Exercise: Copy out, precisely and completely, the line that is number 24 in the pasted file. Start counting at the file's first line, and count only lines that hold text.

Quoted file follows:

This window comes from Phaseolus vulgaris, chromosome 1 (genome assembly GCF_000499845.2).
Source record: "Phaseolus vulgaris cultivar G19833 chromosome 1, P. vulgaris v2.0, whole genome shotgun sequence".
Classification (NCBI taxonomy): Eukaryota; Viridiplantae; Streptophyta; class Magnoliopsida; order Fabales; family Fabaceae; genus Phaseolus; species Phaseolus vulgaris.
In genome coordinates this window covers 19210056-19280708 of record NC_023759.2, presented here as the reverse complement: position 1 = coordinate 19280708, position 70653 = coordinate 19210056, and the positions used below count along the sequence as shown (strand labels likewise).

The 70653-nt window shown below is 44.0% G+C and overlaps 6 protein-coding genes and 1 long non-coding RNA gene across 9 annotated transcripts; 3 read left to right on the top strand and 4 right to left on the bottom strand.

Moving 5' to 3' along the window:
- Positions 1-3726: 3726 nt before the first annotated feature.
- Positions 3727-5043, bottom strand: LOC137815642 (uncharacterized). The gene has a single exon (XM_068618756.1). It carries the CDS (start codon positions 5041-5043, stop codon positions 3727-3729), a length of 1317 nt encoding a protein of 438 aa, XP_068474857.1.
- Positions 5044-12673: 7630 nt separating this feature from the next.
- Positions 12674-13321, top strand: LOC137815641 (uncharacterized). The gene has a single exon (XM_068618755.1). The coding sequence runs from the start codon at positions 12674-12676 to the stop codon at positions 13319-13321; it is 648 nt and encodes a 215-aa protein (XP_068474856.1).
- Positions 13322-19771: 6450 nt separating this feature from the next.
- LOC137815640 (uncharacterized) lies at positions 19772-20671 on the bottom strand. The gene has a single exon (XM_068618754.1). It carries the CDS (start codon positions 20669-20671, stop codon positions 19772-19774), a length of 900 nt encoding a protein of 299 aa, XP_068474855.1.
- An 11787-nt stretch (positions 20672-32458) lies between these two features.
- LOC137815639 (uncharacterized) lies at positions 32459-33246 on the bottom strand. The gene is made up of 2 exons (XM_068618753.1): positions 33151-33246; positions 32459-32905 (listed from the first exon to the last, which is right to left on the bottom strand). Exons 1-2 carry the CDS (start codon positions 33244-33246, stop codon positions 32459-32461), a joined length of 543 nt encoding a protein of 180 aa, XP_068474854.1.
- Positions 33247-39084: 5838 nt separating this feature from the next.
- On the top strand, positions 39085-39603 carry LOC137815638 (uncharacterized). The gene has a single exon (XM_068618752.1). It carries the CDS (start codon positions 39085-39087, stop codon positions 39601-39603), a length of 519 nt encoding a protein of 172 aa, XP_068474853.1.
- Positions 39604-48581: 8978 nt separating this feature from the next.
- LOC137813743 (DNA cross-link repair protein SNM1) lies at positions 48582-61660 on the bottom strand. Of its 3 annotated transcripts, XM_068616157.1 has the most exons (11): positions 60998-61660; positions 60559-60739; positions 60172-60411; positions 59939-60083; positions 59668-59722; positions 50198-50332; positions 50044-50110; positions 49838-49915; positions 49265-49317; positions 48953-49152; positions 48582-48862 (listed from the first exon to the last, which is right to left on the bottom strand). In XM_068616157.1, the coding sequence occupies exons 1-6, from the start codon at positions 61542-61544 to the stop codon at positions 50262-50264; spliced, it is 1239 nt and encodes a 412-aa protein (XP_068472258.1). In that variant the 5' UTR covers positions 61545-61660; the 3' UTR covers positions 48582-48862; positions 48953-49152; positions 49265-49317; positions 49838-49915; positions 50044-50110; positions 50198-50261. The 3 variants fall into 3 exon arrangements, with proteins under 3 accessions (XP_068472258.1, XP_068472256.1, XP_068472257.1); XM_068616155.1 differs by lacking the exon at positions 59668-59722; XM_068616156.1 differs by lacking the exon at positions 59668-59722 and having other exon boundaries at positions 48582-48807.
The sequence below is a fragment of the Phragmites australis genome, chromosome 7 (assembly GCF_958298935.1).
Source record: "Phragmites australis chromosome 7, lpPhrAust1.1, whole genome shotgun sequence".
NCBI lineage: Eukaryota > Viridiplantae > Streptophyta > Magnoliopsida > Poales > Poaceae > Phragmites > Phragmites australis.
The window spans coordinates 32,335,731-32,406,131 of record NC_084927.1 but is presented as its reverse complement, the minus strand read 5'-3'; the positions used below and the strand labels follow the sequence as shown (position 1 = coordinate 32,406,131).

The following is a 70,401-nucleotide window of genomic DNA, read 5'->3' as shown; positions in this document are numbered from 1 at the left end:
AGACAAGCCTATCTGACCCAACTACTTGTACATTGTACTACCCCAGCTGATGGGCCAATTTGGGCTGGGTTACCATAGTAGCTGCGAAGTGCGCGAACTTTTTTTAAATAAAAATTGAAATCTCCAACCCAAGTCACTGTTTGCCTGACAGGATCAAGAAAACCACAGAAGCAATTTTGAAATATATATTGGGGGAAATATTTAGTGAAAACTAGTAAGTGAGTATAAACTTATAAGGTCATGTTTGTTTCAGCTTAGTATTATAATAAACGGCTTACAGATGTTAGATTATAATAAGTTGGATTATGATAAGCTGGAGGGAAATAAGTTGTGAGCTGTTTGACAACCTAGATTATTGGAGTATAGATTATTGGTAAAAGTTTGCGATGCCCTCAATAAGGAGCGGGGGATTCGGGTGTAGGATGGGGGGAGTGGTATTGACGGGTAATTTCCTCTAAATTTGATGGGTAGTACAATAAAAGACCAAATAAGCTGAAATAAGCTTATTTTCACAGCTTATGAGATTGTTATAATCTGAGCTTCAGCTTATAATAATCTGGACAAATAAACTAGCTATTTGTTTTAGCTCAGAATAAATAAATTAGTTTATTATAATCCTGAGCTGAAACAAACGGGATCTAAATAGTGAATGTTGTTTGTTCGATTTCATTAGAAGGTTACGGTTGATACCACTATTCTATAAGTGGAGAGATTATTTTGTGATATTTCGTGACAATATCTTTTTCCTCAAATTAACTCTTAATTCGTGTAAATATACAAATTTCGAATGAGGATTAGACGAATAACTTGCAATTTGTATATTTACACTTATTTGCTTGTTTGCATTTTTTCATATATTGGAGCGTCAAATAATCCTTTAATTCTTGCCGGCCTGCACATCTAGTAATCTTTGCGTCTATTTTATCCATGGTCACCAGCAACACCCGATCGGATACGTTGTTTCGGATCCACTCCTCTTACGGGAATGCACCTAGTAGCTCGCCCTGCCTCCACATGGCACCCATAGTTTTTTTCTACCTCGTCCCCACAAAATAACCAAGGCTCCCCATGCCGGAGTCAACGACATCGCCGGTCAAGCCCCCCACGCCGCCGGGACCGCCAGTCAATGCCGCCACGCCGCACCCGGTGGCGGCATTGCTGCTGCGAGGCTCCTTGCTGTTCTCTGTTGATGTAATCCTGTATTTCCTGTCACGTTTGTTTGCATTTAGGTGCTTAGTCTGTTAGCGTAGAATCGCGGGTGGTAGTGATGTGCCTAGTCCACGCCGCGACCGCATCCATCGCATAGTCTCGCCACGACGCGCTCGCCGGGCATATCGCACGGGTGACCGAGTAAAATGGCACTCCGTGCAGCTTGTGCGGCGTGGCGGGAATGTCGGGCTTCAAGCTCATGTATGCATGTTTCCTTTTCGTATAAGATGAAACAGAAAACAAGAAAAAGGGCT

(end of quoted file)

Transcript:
AGACAAGCCTATCTGACCCAACTACTTGTACATTGTACTACCCCAGCTGATGGGCCAATTTGGGCTGGGTTACCATAGTAGCTGCGAAGTGCGCGAACTTTTTTTAAATAAAAATTGAAATCTCCAACCCAAGTCACTGTTTGCCTGACAGGATCAAGAAAACCACAGAAGCAATTTTGAAATATATATTGGGGGAAATATTTAGTGAAAACTAGTAAGTGAGTATAAACTTATAAGGTCATGTTTGTTTCAGCTTAGTATTATAATAAACGGCTTACAGATGTTAGATTATAATAAGTTGGATTATGATAAGCTGGAGGGAAATAAGTTGTGAGCTGTTTGACAACCTAGATTATTGGAGTATAGATTATTGGTAAAAGTTTGCGATGCCCTCAATAAGGAGCGGGGGATTCGGGTGTAGGATGGGGGGAGTGGTATTGACGGGTAATTTCCTCTAAATTTGATGGGTAGTACAATAAAAGACCAAATAAGCTGAAATAAGCTTATTTTCACAGCTTATGAGATTGTTATAATCTGAGCTTCAGCTTATAATAATCTGGACAAATAAACTAGCTATTTGTTTTAGCTCAGAATAAATAAATTAGTTTATTATAATCCTGAGCTGAAACAAACGGGATCTAAATAGTGAATGTTGTTTGTTCGATTTCATTAGAAGGTTACGGTTGATACCACTATTCTATAAGTGGAGAGATTATTTTGTGATATTTCGTGACAATATCTTTTTCCTCAAATTAACTCTTAATTCGTGTAAATATACAAATTTCGAATGAGGATTAGACGAATAACTTGCAATTTGTATATTTACACTTATTTGCTTGTTTGCATTTTTTCATATATTGGAGCGTCAAATAATCCTTTAATTCTTGCCGGCCTGCACATCTAGTAATCTTTGCGTCTATTTTATCCATGGTCACCAGCAACACCCGATCGGATACGTTGTTTCGGATCCACTCCTCTTACGGGAATGCACCTAGTAGCTCGCCCTGCCTCCACATGGCACCCATAGTTTTTTTCTACCTCGTCCCCACAAAATAACCAAGGCTCCCCATGCCGGAGTCAACGACATCGCCGGTCAAGCCCCCCACGCCGCCGGGACCGCCAGTCAATGCCGCCACGCCGCACCCGGTGGCGGCATTGCTGCTGCGAGGCTCCTTGCTGTTCTCTGTTGATGTAATCCTGTATTTCCTGTCACGTTTGTTTGCATTTAGGTGCTTAGTCTGTTAGCGTAGAATCGCGGGTGGTAGTGATGTGCCTAGTCCACGCCGCGACCGCATCCATCGCATAGTCTCGCCACGACGCGCTCGCCGGGCATATCGCACGGGTGACCGAGTAAAATGGCACTCCGTGCAGCTTGTGCGGCGTGGCGGGAATGTCGGGCTTCAAGCTCATGTATGCATGTTTCCTTTTCGTATAAGATGAAACAGAAAACAAGAAAAAGGGCT